Biometric Technology: A Brief History

As more people move to the virtual world to conduct their daily activities, businesses are taking this opportunity to move their operations online. By doing so, they can attract more leads, which will enable them to generate sales and revenues. 

However, with the increase in use of digital platforms for online shopping or financial transaction processing, fraud matches the pace. Fraudulent individuals are taking advantage of enterprises with weak defenses. Cybersecurity threats can cause a business entity to incur financial losses, reputation damage, and customer distrust. 

Therefore, to reduce fraud risks, enterprises operating digitally must leverage digital identity verification solutions. Various businesses adopt biometric technology for more secure authentication. Biology-based proof is next to impossible to forge; thus, it is a viable replacement for outdated identity proofing methods. 

Organizations can utilize FIDO2 compliant identity authentication solutions for stronger authentication. This can enable them to shore up their system’s security as well as allow users to authenticate easily and safely into their accounts or seamlessly complete an online transaction. The FIDO 2.0 standard uses a combination of biometric authentication factors, such as fingerprint scans or face recognition, with other authentication factors, such as PIN code and swipe pattern. 

Biometric technology is becoming commonplace in this digital era. However, the concept of using biology-based proof for identification dates back to the 1960s, when scientists started identifying the physiological components of acoustic speech and phonic sounds. This became a catalyst for the development of voice recognition technology.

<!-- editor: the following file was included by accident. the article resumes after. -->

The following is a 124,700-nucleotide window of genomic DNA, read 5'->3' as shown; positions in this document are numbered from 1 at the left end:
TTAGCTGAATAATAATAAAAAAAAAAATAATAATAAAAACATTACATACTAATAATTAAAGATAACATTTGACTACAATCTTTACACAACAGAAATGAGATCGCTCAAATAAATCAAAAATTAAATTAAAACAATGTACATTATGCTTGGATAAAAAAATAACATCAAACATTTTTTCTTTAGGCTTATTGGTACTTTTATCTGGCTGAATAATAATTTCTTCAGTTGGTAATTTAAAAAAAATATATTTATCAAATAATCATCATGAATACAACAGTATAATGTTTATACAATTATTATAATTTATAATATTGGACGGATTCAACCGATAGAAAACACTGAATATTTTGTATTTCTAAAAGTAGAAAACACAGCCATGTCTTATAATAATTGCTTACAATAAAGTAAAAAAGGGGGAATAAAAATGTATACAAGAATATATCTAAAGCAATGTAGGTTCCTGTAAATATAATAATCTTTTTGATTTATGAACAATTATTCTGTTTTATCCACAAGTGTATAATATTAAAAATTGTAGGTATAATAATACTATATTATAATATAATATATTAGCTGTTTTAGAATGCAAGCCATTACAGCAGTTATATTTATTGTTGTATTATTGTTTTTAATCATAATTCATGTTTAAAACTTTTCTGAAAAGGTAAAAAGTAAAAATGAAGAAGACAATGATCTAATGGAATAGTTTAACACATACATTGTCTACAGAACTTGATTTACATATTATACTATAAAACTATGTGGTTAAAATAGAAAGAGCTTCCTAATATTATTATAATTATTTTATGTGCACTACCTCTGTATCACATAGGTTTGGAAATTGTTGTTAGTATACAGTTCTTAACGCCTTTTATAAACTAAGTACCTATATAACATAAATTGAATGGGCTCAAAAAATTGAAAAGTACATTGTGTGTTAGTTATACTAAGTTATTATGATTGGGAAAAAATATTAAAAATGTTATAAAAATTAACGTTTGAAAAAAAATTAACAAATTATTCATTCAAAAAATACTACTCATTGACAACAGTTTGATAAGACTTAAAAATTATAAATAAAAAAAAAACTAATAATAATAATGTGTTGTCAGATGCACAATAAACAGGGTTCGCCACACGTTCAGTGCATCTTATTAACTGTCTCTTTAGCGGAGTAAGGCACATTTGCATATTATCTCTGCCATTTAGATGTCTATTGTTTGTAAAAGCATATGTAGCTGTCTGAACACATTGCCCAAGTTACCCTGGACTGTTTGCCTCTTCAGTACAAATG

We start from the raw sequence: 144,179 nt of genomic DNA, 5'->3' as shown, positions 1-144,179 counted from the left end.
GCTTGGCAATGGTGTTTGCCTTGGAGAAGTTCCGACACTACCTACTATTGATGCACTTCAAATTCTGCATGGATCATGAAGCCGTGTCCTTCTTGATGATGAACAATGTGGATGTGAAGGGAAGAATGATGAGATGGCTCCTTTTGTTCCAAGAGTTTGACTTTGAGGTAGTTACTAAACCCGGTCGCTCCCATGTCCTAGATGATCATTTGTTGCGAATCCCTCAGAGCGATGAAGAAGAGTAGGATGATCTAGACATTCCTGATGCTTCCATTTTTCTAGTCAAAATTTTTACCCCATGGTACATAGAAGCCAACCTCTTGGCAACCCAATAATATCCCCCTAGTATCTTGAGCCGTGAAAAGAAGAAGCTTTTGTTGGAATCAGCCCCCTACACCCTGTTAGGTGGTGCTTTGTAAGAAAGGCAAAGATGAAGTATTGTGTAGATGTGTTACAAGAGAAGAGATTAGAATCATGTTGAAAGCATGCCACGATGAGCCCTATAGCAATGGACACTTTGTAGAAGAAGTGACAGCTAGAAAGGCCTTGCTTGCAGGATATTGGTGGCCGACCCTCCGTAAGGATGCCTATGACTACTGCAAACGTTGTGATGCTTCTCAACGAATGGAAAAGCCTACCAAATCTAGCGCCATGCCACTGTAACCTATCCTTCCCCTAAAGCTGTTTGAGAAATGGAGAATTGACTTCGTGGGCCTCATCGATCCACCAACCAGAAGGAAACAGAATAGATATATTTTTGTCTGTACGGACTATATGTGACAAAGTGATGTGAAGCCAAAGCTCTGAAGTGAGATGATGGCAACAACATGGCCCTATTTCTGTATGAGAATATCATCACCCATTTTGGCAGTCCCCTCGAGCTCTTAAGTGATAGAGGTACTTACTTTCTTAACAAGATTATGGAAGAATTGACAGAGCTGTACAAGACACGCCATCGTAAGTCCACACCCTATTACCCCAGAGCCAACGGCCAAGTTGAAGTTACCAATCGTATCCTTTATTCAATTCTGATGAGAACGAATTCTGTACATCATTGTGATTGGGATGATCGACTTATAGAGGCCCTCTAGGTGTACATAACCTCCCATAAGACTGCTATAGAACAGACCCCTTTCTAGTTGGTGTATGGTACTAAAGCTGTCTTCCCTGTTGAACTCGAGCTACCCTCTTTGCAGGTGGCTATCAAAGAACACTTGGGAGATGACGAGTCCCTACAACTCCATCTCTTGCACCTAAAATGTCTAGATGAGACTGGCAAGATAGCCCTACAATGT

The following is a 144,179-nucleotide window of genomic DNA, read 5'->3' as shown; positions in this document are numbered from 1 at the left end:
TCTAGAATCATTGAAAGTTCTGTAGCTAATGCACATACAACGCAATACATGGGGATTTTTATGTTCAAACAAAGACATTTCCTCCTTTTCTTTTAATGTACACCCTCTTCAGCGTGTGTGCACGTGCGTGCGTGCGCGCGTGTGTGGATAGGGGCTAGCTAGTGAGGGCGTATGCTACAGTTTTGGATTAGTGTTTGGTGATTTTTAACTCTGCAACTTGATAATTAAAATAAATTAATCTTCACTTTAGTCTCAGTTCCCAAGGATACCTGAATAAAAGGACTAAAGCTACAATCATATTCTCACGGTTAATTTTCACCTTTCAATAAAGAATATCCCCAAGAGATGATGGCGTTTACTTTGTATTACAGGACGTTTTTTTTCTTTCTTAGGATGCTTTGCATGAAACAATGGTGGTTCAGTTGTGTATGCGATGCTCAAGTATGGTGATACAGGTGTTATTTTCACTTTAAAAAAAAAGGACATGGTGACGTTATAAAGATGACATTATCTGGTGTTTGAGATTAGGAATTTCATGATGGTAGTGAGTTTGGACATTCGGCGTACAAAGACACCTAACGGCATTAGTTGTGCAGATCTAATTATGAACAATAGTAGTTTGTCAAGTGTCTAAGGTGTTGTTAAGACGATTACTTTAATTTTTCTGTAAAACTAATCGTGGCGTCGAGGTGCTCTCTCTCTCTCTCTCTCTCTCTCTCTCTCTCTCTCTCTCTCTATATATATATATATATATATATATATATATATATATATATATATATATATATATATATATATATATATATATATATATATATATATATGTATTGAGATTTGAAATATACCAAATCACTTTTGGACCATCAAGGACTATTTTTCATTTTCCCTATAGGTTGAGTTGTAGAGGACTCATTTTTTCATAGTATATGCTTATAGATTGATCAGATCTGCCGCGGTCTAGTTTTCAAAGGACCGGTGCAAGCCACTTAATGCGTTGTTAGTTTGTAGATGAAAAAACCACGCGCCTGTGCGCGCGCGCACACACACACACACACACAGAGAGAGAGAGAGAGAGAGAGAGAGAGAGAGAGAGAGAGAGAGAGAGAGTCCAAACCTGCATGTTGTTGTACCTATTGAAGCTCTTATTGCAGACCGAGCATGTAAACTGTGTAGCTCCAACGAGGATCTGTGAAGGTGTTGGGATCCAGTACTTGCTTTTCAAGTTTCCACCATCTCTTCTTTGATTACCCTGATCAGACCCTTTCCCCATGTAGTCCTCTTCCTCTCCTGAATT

In 1969, the Federal Bureau of Investigations or FBI began exploring the concept of automated fingerprint identification, studying minutiae points to map unique patterns and ridges in the fingerprints. 

Biometric science took off in the 1990s, with prototypes for iris recognition technology and face recognition systems patented during this era. Eventually, biometric technology was used for commercial purposes in the early 2000s. Biology-based proofs were used for visa applicants at ports of entry and exit and authenticators for passports and other Machine Readable Travel Documents (MRTDs). 

Moreover, more than a decade later, biometric technology has been made available for public use. Biometric algorithms, scanners, and sensors were integrated into smartphones to authenticate into their devices easily. 

Biometric technology has come a long way since its initial exploration in the 1960s. To know more about its history, see this infographic from LoginID. 

Biometric Technology: a brief history

By Erick Hunt

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